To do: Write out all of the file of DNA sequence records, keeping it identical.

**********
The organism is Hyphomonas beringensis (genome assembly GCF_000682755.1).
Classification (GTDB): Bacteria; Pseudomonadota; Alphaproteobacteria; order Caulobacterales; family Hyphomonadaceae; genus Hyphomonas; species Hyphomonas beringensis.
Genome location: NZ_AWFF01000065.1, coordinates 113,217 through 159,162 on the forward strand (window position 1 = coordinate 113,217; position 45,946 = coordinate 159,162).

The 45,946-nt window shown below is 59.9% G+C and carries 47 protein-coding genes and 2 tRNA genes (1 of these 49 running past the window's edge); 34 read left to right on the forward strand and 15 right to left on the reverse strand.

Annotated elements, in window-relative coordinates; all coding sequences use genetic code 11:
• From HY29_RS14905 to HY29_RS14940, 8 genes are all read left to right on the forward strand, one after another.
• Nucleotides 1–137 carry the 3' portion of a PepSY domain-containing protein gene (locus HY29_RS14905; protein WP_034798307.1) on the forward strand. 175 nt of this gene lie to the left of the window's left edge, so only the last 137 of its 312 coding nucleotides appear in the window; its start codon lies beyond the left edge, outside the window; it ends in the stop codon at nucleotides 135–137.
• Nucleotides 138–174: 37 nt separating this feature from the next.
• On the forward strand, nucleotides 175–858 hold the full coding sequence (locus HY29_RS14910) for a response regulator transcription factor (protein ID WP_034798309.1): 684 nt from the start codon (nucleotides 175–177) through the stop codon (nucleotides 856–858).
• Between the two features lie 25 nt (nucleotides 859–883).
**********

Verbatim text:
The organism is Hyphomonas beringensis (genome assembly GCF_000682755.1).
Classification (GTDB): Bacteria; Pseudomonadota; Alphaproteobacteria; order Caulobacterales; family Hyphomonadaceae; genus Hyphomonas; species Hyphomonas beringensis.
Genome location: NZ_AWFF01000065.1, coordinates 113,217 through 159,162 on the forward strand (window position 1 = coordinate 113,217; position 45,946 = coordinate 159,162).

The 45,946-nt window shown below is 59.9% G+C and carries 47 protein-coding genes and 2 tRNA genes (1 of these 49 running past the window's edge); 34 read left to right on the forward strand and 15 right to left on the reverse strand.

Annotated elements, in window-relative coordinates; all coding sequences use genetic code 11:
• From HY29_RS14905 to HY29_RS14940, 8 genes are all read left to right on the forward strand, one after another.
• Nucleotides 1–137 carry the 3' portion of a PepSY domain-containing protein gene (locus HY29_RS14905; protein WP_034798307.1) on the forward strand. 175 nt of this gene lie to the left of the window's left edge, so only the last 137 of its 312 coding nucleotides appear in the window; its start codon lies beyond the left edge, outside the window; it ends in the stop codon at nucleotides 135–137.
• Nucleotides 138–174: 37 nt separating this feature from the next.
• On the forward strand, nucleotides 175–858 hold the full coding sequence (locus HY29_RS14910) for a response regulator transcription factor (protein ID WP_034798309.1): 684 nt from the start codon (nucleotides 175–177) through the stop codon (nucleotides 856–858).
• Between the two features lie 25 nt (nucleotides 859–883).